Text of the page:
The Secret Admirer by Carol Wyer

2 Mins read
The Secret Admirer by Carol Wyer

Fans of Carol Wyer’s series of police procedurals featuring DI Natalie Ward were left with their mouths agape at the end of her last book, The Blossom Twins. Ward had suffered a devastating loss, and as The Secret Admirer opens it is just three months since her daughter, Leigh, and Leigh’s best friend, Zoe, were murdered.

Ward is on compassionate leave, brooding alone in her rented flat near to the Samford Police HQ where she is based, and weighing up the pros and cons of going back to work. Then, just as her mind is made up, Ward is thrown into a case that bears painful similarities to her daughter’s death. Gemma Barnes is 19, a promising and popular student studying languages at Samford University, when she is attacked with acid outside the university library. She dies at the scene.

Gemma and her mother Sasha were extremely close, and as Ward breaks the news to Sasha, all manner of memories come flooding back. Has she returned to work too soon and is she really up to this? Ward’s colleagues aren’t sure, and it’s a mark of the author’s skill that we readers find ourselves worrying alongside them.

A search of Gemma’s room in the house she shared with four other students unearths a note from a secret admirer – who could it be? Does it have any bearing on the case? Further notes are revealed at random to readers as this story develops, their tone becoming less and less admiring as the pages fly by. You’ll find yourself guessing at the identity of the writer, but when another student dies, the pressure mounts on Ward and her team.

If a testing case isn’t enough to rattle Ward’s cage, her personal circumstances just add to the pressure. She is now separated from her husband, David, a reformed gambling addict who, it seems, still can’t resist the lure of a bet, and her son Josh, fed up with his dad’s unpredictable moods and incessant drinking, wants to move in with her at the little flat she’s currently renting. Then there’s Mike Sullivan, David’s best friend and the head of forensics at Samford HQ. He and Ward have history and are itching to start a relationship – but will the time ever be right?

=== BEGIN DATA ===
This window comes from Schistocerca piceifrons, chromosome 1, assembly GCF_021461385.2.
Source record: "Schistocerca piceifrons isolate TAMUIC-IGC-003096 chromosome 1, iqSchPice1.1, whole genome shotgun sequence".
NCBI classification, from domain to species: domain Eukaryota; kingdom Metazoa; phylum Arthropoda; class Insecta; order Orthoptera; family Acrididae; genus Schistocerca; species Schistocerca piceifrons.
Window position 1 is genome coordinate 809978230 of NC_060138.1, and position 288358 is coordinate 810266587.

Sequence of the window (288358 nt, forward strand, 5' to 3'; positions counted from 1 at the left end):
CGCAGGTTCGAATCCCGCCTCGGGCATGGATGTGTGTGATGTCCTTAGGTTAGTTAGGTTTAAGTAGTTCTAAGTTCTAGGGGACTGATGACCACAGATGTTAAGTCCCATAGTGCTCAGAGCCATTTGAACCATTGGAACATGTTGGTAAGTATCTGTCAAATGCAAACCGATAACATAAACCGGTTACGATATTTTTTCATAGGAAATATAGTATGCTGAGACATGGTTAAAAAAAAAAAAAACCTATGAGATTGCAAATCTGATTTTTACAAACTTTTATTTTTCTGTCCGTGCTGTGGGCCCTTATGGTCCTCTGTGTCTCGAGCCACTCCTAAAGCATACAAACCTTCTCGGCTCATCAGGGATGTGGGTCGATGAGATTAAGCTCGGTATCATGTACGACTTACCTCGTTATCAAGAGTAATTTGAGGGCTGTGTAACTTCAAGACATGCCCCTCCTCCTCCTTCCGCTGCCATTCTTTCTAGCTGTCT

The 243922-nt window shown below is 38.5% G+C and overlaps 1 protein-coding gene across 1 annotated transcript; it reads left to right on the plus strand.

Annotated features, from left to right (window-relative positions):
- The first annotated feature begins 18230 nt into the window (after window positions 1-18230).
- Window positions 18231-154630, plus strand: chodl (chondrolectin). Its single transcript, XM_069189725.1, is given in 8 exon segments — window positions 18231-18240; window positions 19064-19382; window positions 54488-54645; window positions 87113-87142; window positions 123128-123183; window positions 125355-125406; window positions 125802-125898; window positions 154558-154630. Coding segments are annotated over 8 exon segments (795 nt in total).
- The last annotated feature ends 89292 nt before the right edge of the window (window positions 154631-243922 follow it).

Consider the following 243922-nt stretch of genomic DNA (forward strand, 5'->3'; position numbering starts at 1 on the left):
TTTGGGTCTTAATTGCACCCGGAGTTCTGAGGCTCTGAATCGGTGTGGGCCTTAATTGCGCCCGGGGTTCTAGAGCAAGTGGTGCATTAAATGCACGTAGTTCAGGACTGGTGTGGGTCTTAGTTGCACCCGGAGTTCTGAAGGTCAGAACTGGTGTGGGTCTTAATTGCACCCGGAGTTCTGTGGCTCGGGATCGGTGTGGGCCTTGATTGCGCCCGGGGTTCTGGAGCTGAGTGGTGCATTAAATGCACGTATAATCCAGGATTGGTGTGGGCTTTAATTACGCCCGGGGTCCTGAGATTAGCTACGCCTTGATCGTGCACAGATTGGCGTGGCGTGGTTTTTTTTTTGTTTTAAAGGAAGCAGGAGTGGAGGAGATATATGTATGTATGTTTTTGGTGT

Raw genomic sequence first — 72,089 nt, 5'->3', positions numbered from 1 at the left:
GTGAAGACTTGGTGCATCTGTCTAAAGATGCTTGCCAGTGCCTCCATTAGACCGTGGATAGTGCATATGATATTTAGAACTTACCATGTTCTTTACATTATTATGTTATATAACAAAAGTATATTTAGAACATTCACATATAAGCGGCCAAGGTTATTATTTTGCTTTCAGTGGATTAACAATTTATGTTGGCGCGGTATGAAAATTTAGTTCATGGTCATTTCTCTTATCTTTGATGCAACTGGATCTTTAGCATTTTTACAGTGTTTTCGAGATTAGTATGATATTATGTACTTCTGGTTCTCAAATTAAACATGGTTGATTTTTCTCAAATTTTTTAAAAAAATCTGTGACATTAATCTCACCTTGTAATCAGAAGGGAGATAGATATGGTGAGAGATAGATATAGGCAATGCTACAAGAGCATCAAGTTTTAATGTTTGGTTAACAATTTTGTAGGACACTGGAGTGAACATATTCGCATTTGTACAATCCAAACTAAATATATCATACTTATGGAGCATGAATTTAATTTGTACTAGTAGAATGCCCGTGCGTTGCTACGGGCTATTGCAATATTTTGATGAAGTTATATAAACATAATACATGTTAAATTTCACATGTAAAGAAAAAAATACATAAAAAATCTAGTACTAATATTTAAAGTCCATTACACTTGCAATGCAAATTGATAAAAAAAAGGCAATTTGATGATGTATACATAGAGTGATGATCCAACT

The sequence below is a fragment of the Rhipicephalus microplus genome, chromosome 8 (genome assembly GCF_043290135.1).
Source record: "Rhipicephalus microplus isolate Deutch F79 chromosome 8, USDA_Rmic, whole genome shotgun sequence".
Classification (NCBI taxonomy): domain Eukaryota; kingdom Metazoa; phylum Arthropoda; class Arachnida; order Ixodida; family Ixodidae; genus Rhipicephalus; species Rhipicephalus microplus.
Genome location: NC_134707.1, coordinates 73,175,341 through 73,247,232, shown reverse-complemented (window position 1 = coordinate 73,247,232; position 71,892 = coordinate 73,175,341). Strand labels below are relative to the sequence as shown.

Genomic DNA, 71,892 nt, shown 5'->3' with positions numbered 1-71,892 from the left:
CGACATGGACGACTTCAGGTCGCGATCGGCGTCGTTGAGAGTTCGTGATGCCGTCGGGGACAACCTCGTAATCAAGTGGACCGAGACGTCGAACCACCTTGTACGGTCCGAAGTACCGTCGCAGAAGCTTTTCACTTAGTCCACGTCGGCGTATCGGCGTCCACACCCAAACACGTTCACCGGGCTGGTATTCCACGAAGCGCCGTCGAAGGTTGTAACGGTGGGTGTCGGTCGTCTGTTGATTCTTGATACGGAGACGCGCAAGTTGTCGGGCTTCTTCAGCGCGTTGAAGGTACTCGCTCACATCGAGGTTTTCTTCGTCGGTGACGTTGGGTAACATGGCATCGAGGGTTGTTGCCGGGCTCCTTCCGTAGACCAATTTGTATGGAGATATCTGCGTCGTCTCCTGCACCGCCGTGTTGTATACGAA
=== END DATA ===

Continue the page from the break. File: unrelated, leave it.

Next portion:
It’s obvious that Carol Wyer enjoys juggling the professional and personal lives of her characters, which can sometimes be a tricky manoeuvre to pull off. It tended to overshadow things in The Blossom Twins but I’m glad to say that in The Secret Admirer she gets the balance just about right. The police procedural aspects of this book are meticulously rendered, offering the reader a realistic glimpse into the highs, lows, detours, dead ends, frustrations and breakthroughs of an active case. There are some sneaky twists to keep things interesting, and as ever in a Wyer novel, the setting is as vivid as a Google map.

After a bit of a stutter in the previous book in this series, Carol Wyer has hit her stride again and come up with an absorbing read that is also entertaining and thought provoking. Fans of the series will be thrilled to meet plenty of familiar faces once more, but recent developments have wrought a change in Natalie Ward. As The Secret Admirer opens, she’s still wedded to her work, but by the end of this book there are hints that she may finally be ready to take her foot off the gas a little – I’m interested to see how her story is going to pan out.

Police procedural lovers may also enjoy Sarah Hilary’s Marnie Rome series, beginning with Someone Else’s Skin, or Cara Hunter’s Oxfordshire-based series featuring DI Adam Fawley and starting with Close to Home.


CFL Rating: 4 Stars

Leave a Reply

Your email address will not be published.

Related posts

Trick of the Night by Joy Ellis

Do former police detectives ever stop, erm, detecting? Not if Matt Ballard and Liz Haynes are anything to go by. With a dining room turned into an incident suite and an unerring nose for a mystery, this pair of sleuths wouldn’t dream of putting their…

Bad for Good by Graham Bartlett

Graham Bartlett spent 30 years in the police, including a spell as Chief Superintendent in Brighton, the location of his debut novel Bad for Good. He has advised many of our favourite crime writers and TV shows on policing issues in the past including Anthony…

Made to be Broken by Emma Salisbury

DS Kevin Coupland has become a mainstay in British indie crime fiction. Based in the city of Salford – part of Greater Manchester – he’s appeared in seven previous novels by Emma Salisbury. In Made to Be Broken, this cynical, sarcastic, driven detective makes his…
Crime Fiction Lover